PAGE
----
AIHEC serves as the unifying voice of the 37 Tribal Colleges and Universities in the U.S.—a unique community of federally recognized public institutions working to strengthen tribal nations and make a lasting difference in the lives of American Indians and Alaska Natives. For a more detailed map, visit www.aihec.org.

Department of Energy Collaborates to Recruit Native Students

Lucinda Hughes-Juan
8/11/12

The U. S. Department of Energy (DOE) has been working to develop a strong relationship with Indian Tribes over the past few years. Among their many economic efforts, they are now collaborating with other organizations to recruit Native students and professionals. Native Americans, along with other minority groups, represent only a small population in the science and engineering fields. Through outreach, strong recruitment and partnerships with other organizations such as the American Indian Higher Education Consortium (AHEC) and the American Indian Science and Engineering Society (AISES), the DOE hopes to improve the number of Native professionals in these fields.

Through these partnerships, the DOE recently initiated a pilot program called the American Indian Research and Education Initiative (AIREI) to bring science, technology, engineering and mathematics (STEM) research and education funding to tribal colleges and universities. This year it has funded three tribal colleges: Navajo Technical College, Little Big Horn College and Sinte Gleska University to team up with Arizona State University, Montana State University-Bozeman and South Dakota School of Mines and Technology to bring energy projects to tribal lands. DOE National Laboratories will provide technological expertise and mentorship to the students.

There are many possibilities for project development. “Tribal lands in the U.S. are often repositories for coal, oil, uranium and have tremendous untapped energy potential in wind, hydropower and solar resources,” according to the DOE. Participation in these programs may offer Native students an important start to a career in these fields.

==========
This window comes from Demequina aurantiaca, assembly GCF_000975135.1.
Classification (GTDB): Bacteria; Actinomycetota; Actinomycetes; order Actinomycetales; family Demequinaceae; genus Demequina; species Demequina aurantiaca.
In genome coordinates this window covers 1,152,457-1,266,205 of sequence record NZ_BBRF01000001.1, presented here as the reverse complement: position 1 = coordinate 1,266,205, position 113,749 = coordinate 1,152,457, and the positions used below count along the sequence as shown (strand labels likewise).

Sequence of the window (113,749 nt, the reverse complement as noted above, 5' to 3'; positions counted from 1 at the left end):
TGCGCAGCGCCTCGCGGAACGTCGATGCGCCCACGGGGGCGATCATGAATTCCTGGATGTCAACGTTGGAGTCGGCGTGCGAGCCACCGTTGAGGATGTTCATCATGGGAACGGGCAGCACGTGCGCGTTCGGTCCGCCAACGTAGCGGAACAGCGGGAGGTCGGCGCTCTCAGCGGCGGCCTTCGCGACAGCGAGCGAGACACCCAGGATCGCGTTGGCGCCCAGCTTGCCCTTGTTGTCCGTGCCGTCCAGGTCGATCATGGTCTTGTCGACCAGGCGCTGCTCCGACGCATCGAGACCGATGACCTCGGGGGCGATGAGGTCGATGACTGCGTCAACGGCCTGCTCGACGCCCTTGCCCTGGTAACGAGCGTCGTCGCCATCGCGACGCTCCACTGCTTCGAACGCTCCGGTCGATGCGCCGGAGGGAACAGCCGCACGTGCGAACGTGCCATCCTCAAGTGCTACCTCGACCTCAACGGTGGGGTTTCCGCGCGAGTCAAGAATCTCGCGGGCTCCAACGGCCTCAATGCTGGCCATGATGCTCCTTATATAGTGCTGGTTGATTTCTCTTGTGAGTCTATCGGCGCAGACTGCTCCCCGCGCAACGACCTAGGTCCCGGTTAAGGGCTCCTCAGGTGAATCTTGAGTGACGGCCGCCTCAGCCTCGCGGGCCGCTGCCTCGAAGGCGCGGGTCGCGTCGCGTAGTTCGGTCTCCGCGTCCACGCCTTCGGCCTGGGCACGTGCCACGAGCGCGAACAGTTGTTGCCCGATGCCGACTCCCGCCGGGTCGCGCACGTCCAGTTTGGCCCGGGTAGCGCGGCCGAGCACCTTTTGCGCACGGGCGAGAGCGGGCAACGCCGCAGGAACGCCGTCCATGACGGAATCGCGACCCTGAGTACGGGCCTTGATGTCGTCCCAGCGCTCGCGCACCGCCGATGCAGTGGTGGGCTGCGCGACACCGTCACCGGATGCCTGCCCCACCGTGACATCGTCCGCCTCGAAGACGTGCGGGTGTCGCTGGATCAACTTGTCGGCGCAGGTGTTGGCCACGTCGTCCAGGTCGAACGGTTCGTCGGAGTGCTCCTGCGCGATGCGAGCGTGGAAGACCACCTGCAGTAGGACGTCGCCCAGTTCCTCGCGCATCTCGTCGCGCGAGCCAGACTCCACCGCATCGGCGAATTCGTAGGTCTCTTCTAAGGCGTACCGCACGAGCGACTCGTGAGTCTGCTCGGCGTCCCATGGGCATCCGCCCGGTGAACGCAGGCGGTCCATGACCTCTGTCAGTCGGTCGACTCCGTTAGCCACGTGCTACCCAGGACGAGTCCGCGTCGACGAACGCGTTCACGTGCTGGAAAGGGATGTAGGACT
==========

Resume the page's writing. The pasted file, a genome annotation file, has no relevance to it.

“Our goal is to educate Native students and create jobs….recruiting Natives to the department is a high priority in my role,” said Dot Harris, director of the DOE Office of Economic Impact and Diversity.

While recruiting Minorities has been the primary objective of this office for the past few decades, they have recently revved up their efforts to reach out to Native Americans. “Our Nation’s tribal communities are neighbors to the Department’s National Laboratories and sites," the DOE site states. In addition, “While Indian Land comprises 5 percent of the United States, it contains an estimated ten percent of all U.S. energy resources. ...American Indian Communities are uniquely situated in the matrix of energy production and energy use."

“It is critical to ensure Indian Country has a seat at the table in addressing America’s economic, environmental and energy security challenges,” explains Harris.

The AIREI is only one program the DOE sponsors; in addition, they facilitate K-12 programs, which are offered to younger Native youth.  “We have 17 laboratories across the Nation that house government scientists…. We hope to develop a pipeline of students into careers with DOE," Harris said.

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